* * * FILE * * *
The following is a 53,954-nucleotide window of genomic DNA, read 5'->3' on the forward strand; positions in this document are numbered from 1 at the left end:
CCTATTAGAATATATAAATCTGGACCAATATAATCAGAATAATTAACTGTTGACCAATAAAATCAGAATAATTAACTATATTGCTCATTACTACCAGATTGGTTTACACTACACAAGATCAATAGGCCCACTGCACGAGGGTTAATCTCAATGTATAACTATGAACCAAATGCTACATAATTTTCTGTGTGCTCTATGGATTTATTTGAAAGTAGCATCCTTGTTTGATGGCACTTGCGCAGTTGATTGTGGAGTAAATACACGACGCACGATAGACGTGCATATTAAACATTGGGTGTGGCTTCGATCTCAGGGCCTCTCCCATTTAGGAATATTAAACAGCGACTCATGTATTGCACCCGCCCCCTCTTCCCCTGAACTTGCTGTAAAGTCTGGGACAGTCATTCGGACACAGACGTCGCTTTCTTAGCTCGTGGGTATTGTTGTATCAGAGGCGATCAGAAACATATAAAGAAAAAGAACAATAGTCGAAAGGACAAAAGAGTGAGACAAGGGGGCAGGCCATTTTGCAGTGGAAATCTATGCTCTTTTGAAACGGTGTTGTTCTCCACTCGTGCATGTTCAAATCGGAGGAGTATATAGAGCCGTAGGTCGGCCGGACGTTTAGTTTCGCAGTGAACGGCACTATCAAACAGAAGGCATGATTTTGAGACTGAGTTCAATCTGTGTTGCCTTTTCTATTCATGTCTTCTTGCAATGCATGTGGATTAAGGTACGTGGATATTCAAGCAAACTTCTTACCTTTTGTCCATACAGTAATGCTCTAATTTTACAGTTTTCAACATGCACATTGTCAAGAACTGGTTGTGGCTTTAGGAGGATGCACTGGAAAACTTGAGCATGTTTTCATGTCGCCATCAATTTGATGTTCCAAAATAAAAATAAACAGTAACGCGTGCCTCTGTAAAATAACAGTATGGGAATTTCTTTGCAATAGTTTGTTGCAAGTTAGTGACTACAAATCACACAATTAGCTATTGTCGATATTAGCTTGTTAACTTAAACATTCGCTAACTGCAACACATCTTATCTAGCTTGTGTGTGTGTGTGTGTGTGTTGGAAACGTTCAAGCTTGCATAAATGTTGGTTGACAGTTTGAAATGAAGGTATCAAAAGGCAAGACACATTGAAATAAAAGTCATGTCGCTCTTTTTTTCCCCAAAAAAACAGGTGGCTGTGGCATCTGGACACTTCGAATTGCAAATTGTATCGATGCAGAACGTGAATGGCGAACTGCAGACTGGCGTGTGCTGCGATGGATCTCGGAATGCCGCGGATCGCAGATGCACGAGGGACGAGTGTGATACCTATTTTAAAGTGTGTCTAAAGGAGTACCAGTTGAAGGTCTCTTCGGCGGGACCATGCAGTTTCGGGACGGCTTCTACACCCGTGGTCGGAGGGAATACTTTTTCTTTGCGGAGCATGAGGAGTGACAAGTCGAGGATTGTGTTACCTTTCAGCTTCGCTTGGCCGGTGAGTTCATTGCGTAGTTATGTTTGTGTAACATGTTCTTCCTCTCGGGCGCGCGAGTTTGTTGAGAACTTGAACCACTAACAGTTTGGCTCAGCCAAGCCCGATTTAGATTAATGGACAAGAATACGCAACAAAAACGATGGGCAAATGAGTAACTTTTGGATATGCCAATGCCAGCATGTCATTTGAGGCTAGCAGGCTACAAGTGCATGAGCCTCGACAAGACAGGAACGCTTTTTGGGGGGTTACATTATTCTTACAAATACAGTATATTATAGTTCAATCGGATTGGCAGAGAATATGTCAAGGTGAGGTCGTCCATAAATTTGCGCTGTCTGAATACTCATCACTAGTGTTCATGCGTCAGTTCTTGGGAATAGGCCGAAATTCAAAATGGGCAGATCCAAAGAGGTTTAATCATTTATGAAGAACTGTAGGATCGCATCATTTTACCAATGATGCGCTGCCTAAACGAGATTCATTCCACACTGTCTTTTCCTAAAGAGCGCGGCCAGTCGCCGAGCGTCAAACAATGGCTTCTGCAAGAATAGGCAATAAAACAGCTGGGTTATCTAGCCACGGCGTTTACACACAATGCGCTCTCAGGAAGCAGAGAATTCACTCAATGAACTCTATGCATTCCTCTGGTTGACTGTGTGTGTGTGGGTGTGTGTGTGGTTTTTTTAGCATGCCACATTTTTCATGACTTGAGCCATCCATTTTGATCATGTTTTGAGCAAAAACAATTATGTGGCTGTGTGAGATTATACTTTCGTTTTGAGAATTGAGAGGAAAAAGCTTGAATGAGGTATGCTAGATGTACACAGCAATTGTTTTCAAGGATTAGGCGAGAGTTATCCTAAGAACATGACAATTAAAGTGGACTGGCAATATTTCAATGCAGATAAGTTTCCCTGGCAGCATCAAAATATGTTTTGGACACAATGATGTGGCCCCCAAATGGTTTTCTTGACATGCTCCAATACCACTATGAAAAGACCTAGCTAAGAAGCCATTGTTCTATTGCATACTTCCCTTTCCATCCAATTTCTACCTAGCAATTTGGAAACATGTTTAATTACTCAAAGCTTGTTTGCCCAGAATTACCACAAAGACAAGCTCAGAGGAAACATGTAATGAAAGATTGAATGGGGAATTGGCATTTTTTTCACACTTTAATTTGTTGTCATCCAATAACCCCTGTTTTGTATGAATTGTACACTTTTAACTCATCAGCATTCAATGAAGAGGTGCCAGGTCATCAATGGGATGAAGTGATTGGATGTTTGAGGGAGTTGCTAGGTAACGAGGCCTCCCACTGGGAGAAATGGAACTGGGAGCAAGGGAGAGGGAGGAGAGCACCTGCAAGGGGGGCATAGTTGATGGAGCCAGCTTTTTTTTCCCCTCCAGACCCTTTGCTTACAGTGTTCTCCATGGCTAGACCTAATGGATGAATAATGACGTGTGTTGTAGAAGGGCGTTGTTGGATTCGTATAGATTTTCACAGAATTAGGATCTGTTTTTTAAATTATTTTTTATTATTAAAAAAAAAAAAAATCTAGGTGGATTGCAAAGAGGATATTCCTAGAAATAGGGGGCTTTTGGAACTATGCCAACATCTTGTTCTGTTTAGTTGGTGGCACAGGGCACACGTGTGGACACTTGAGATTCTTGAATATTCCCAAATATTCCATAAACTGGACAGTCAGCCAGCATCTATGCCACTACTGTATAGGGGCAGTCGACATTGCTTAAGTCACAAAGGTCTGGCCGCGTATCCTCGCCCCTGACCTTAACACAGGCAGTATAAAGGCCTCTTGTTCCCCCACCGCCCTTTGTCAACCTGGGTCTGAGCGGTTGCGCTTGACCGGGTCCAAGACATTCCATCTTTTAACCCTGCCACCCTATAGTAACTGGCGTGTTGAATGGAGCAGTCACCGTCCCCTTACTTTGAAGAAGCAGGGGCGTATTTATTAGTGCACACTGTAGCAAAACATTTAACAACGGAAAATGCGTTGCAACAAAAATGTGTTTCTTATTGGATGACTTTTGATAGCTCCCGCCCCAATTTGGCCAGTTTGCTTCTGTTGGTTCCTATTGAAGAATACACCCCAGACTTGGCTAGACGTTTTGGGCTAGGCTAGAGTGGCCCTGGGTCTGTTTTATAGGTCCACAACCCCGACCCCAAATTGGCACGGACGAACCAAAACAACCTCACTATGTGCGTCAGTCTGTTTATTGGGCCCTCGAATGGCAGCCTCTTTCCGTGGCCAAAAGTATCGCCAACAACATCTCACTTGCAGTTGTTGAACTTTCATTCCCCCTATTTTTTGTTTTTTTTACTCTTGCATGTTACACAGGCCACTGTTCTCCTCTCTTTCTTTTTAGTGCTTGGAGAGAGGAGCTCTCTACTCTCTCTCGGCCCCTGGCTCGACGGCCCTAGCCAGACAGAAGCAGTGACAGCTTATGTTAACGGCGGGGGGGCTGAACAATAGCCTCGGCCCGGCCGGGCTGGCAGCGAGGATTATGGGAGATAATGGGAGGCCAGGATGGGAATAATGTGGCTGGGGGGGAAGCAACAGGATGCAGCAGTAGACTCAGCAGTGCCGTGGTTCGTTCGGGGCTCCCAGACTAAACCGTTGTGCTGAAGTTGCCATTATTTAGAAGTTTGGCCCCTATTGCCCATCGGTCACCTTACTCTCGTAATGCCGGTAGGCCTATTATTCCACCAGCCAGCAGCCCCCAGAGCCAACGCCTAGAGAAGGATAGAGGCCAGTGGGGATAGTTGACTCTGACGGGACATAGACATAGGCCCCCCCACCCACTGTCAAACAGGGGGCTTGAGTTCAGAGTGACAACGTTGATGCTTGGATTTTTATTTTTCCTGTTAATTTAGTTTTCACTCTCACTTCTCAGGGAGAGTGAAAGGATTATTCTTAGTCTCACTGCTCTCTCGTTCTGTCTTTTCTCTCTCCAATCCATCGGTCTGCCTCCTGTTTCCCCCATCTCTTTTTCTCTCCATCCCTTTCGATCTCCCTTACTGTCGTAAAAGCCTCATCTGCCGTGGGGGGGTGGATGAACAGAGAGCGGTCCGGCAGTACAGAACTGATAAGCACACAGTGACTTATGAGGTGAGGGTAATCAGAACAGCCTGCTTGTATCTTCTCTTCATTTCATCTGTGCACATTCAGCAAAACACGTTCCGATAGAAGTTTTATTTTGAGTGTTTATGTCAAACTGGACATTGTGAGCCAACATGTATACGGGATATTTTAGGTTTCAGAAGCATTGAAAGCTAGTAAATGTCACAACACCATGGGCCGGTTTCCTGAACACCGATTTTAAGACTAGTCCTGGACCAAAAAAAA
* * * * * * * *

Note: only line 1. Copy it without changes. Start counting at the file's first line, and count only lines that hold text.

The following is a 53,954-nucleotide window of genomic DNA, read 5'->3' on the forward strand; positions in this document are numbered from 1 at the left end: